It makes sense when you remember that when Spanish goes
Yo soy, tú eres, él es, nosotros somos, vosotros sois, ellos son

It's because Latin was
Ego sum, tu es, il est, nos sumus, vos estis, ei sunt.

...And Latin conjugation tables are pretty much the same as Spanish conjugation tables.
posted by sukeban at 4:55 AM on November 30, 2014 [1 favorite]


There's not really a mnemonic for the regular conjugations. Try making it into a singsong chant that gets stuck in your head. You will actually need to memorize present, and past preterite and infinitive.

However, the weirder tenses do tend to follow logically from other tenses, and most of the irregular verbs fall into one of a few common groups. So there are useful mnemonics for those.
posted by vogon_poet at 7:03 AM on November 30, 2014


"(I am from Spain so we use vosotros instead of ustedes and so on. Usted/ustedes is a courtesy treatment here rather than a pronoun.)"

In most South American countries (maybe in all of them, but I can't say that for sure) people don't use "vosotros" ever. It's just "ustedes" and it's both formal and informal.
posted by divina_y_humilde at 8:37 AM on November 30, 2014


I hate to say it but you have to just work through memorizing the conjugations and eventually they become natural to use.
posted by Che boludo! at 9:36 AM on November 30, 2014


In most South American countries (maybe in all of them, but I can't say that for sure) people don't use "vosotros" ever. It's just "ustedes" and it's both formal and informal.

Hence the "here"... I should have elaborated but I didn't want to derail the comment with vos vs. ustedes and so on. I trust Ephelump Jockey will choose the set of pronouns he'll find more affinity for.
posted by sukeban at 9:40 AM on November 30, 2014


Your comment was very clear, sukeban, I just mentioned it because I have no idea if they make that sort of clarifications for Spanish learners in the lessons.
posted by divina_y_humilde at 10:08 AM on November 30, 2014


Spanishdict is wonderful. Try the grammar section, under "Verbs".

The charts help, but I'm looking for something like a mnemonic device or heuristic that will help it penetrate my stupid calcified adult brain. I'm lazy and don't want to brute force this if I don't have to.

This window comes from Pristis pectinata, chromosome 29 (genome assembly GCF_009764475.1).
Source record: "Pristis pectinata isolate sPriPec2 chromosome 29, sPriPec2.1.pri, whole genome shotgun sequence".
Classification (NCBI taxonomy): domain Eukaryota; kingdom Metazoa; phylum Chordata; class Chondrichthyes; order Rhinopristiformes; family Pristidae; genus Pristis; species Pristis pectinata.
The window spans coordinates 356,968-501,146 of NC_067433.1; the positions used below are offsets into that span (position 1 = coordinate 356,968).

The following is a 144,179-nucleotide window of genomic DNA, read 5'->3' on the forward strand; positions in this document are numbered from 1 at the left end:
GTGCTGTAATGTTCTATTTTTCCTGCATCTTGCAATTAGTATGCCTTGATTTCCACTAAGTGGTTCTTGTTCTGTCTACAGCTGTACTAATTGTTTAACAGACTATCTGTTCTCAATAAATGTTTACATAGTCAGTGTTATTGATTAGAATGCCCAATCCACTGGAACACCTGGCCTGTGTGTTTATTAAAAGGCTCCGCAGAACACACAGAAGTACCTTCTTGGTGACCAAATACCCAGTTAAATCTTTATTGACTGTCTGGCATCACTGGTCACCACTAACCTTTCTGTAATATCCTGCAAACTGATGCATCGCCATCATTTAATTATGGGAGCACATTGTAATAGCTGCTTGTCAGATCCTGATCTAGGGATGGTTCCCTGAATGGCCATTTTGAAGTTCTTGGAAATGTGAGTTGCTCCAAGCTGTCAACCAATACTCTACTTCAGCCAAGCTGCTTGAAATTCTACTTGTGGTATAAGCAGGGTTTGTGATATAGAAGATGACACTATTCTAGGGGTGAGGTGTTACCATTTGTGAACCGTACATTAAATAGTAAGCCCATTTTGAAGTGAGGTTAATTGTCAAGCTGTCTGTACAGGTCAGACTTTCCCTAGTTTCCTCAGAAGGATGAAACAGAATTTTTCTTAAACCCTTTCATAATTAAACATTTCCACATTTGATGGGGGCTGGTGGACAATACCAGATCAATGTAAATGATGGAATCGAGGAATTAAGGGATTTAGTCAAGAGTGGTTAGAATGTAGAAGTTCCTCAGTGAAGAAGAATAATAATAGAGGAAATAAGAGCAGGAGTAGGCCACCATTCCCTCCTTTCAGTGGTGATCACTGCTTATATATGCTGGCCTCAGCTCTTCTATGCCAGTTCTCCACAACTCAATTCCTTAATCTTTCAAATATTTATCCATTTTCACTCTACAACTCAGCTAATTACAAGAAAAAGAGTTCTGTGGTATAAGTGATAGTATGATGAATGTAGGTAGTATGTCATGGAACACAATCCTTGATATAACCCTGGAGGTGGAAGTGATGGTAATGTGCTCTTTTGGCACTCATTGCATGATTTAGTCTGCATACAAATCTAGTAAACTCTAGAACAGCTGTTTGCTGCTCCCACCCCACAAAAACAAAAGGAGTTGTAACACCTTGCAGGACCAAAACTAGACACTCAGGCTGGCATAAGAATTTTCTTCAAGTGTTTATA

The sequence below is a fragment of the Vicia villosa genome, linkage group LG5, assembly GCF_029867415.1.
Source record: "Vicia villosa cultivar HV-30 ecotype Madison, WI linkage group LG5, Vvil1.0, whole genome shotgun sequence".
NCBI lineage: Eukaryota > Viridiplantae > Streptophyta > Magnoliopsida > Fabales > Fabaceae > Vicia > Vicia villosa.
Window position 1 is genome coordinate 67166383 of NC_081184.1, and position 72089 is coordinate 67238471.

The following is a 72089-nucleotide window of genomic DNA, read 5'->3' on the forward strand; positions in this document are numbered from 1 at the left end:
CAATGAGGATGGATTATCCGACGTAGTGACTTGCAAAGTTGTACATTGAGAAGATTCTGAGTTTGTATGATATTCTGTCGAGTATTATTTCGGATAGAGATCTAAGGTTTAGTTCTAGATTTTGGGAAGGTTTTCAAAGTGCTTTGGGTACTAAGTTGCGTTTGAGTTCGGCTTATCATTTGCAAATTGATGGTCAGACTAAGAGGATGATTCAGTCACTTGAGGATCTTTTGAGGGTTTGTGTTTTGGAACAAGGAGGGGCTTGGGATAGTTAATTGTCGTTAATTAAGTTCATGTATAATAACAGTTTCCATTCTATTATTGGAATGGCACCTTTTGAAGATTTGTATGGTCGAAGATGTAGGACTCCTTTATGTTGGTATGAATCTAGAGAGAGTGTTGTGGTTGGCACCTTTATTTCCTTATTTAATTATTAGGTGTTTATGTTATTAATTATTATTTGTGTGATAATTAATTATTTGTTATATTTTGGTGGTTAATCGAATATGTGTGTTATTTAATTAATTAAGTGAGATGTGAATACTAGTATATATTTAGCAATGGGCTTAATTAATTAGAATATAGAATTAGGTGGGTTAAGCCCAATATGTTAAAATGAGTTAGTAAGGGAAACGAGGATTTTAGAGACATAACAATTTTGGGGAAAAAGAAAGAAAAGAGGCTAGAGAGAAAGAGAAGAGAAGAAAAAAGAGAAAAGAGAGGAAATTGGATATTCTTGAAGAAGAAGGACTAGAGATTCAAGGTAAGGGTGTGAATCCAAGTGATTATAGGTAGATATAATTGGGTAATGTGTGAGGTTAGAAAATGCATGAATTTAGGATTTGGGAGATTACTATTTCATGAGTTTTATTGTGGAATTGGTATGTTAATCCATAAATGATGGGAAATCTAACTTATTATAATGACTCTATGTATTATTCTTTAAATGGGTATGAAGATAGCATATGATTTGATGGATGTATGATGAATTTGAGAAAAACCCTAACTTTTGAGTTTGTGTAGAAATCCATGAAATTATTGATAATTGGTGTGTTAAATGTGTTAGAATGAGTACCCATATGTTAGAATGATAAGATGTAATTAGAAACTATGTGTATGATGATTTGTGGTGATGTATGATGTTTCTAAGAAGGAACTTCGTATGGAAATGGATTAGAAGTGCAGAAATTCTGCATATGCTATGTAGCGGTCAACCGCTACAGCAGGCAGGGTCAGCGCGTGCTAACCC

Your adult brain is not calcified (speaking as another adult brain, close to finishing a third language on Duolingo). Language learning, in my experience and it seems to me in general — for children and adults — is brute force. Except not nearly as hard as that sounds. You can learn rules that save yourself some time in places, but it is mostly repetition and reinforcement.

I'm sure you've seen in many of the comment sections on Duolingo, English speakers arguing over why certain translations don't sound "natural". It is often hard for us to spell out what exactly those rules are — but we just know, what sounds right and what sounds wrong. We pick up the rules, from the ridiculous number of repetitions that is everyday use.

It's the same I think, with Spanish verbs. It'd take me a moment and some effort to think of what rules I'm following exactly to conjugate verbs; but when Duolingo gives me a question, I just know the answer now. It's just time. You don't have to force it: just let it wash over you, let yourself make the mistakes, and give it the time and regular attention and reinforcement it needs. There's also Mi Vida Loca, and Destinos. When you're done with Duolingo (or maybe alongside), Anki helps, in addition to of course immersing yourself in all kinds of Spanish media. It's fun, and feels like a whole parallel universe opening up to you.
posted by catchingsignals at 10:14 AM on November 30, 2014 [2 favorites]


So I think the advice above about how you're going to have to push through and memorize verb conjugations is true. But I also think one thing about being an adult learner, especially self-directed, is that it's hard to recreate the playfulness of child/classroom learning, but that built-in experimentation is super helpful.